Hi, I'm Dr. David Goldblum, senior medical advisor at the Centre for Addiction and Mental Health, and I'm here to talk to you today about schizophrenia—a serious, sometimes long-term, mental disorder that can have a range of symptoms.
There's no single cause for schizophrenia but we do know that there is a genetic connection as well as evidence of disturbances in brain chemistry and brain function.
Social and environmental factors may also play a contributing role.
What we do know is that schizophrenia is not split personality. And when people use the term casually, for instance describing the weather as schizophrenic because it's warm in the morning and chilly in the afternoon, then that really trivializes the meaning of the illness for people who have it—and for their families.
About one in 100 people develop schizophrenia.
Men and women are affected equally. However, men tend to have their first episode of schizophrenia in their late teens or early twenties. For women, the onset is usually a few years later.
People with schizophrenia can have a range of symptoms including periods of psychosis where they have trouble distinguishing what's real from what they are thinking or feeling. Indeed, schizophrenia has the potential to seriously disturb people's abilities to think, to feel and to interact with other people.
Symptoms may include:
- Delusions: These are false beliefs that are not based in reality. They can be very frightening, like the belief that people you don't know are trying to hurt you or monitor you.
- Hallucinations: These usually involve seeing or hearing things that don't exist.
- Thought disorder: This is a disruption in the logical flow of thinking that can make it very difficult for other people to understand what the process is.
Other symptoms may include difficulty in taking care of the basics of everyday living. Some people may appear emotionally flat or they seem to have more trouble planning and carrying out daily activities. They might be more socially isolated or they may neglect their own personal hygiene.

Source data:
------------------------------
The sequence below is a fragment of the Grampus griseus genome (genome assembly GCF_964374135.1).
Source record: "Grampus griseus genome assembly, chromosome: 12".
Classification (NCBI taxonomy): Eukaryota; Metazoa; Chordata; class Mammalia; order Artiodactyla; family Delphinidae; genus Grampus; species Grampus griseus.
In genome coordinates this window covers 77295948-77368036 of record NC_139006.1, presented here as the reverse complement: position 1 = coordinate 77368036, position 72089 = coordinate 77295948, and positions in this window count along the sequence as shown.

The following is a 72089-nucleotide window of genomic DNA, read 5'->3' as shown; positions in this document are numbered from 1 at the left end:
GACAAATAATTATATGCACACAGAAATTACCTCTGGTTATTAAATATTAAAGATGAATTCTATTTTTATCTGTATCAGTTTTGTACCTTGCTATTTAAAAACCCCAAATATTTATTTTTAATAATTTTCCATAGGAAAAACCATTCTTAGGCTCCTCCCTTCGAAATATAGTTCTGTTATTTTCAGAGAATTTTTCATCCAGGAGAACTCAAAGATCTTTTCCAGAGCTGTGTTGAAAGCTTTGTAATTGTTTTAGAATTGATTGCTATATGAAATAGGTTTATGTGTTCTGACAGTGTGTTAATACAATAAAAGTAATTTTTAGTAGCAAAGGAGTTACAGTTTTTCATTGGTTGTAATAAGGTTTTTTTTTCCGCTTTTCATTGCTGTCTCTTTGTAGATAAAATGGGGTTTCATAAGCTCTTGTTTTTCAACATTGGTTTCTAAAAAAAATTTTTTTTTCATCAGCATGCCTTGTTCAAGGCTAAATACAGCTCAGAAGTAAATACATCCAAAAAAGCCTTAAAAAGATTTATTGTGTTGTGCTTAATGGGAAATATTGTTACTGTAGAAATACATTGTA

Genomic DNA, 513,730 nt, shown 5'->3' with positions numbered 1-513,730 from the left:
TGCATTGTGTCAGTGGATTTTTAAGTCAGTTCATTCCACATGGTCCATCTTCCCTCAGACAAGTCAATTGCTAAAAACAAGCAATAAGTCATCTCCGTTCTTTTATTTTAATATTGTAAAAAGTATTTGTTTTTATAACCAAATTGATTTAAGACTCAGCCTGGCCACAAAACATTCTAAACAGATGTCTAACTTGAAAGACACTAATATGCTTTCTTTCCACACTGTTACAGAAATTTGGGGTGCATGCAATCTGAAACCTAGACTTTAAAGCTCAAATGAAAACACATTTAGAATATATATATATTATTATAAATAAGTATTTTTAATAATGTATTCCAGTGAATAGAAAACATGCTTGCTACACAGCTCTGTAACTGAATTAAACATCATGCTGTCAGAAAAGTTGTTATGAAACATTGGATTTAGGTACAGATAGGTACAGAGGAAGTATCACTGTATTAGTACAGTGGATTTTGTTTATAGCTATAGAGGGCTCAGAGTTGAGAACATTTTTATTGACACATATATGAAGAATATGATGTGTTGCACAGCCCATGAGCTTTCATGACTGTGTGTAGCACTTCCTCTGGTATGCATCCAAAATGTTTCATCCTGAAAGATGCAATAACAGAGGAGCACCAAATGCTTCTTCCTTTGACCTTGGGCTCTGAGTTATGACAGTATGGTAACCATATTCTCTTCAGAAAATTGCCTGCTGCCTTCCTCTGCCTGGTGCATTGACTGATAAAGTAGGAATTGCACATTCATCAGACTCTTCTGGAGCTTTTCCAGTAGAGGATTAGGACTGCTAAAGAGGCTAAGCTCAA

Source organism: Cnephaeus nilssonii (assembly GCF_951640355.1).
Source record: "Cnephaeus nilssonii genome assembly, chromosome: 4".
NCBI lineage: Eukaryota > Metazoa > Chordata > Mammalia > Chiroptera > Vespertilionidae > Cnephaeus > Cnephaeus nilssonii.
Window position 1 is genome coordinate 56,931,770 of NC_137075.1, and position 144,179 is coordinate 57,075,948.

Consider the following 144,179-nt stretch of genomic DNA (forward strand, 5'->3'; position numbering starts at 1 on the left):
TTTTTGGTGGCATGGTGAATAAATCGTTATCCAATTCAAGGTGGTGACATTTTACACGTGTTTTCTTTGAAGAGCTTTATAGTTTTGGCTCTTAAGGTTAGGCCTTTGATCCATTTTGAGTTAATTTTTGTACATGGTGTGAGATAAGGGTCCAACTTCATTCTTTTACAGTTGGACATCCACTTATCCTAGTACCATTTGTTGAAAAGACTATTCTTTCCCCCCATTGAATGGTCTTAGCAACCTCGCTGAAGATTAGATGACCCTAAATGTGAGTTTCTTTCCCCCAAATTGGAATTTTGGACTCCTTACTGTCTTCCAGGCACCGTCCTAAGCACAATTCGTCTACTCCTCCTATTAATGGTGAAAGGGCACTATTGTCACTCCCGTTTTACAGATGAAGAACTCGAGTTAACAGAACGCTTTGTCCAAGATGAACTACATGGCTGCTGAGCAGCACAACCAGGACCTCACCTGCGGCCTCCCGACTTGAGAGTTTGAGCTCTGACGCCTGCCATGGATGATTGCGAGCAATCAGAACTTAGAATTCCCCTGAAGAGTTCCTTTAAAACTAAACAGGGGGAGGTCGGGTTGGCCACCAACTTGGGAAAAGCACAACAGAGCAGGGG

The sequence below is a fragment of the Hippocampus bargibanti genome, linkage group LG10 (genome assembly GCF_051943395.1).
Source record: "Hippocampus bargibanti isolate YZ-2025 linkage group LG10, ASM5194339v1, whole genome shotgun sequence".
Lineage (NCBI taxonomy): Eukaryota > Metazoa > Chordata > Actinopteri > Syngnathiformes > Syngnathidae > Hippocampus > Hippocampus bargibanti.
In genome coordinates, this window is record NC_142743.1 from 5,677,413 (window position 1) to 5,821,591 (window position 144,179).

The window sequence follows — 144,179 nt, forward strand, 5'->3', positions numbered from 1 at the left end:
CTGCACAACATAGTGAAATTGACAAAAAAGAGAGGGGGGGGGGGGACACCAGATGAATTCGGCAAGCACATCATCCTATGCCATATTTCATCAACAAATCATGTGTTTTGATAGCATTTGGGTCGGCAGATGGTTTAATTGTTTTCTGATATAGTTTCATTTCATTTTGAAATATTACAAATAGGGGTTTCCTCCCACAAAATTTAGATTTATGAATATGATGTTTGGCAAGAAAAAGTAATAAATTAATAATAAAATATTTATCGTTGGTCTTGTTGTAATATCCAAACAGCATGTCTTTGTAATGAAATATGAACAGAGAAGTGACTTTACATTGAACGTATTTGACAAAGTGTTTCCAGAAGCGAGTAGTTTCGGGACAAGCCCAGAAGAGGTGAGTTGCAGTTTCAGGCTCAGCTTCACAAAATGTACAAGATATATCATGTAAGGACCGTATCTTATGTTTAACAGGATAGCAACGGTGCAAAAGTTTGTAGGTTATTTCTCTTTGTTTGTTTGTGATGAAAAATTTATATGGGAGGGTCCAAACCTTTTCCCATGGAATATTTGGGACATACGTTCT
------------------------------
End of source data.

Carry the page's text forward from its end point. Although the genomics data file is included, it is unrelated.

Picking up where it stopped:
The vast majority of people with schizophrenia are treated as outpatients but sometimes when people's illness worsens, they need to be hospitalized just like any other illness.
Treatment for people with schizophrenia typically involves anti-psychotic medication as well as a combination of psychosocial interventions. Things like cognitive behavioral therapy or family counselling, social and life skills training, housing and supportive employment.
Schizophrenia strikes at young people at the very age when they're routinely acquiring the skills necessary for independent living. Early intervention represents our best hope for young people with schizophrenia, in terms of changing how they experience their illness, helping them fulfill their potential and optimizing their quality of life.
It's difficult to predict how well someone will recover after their first experience with schizophrenia. However, some people have only one episode of symptoms. But most people will experience recurring episodes of symptoms. Nevertheless, most people with schizophrenia can live independently and experience recovery in a whole variety of ways. And most people will require medication and various levels of support from the healthcare system, from their communities and from their families for the rest of their lives.
The good news is that research is improving our understanding of schizophrenia—what causes it and how to treat it, while minimizing the side effects.
If you're looking for more information about schizophrenia services, you can contact access CAMH at 416 535-8501 and press option 2.
I'm Dr. David Goldblum. Thanks for watching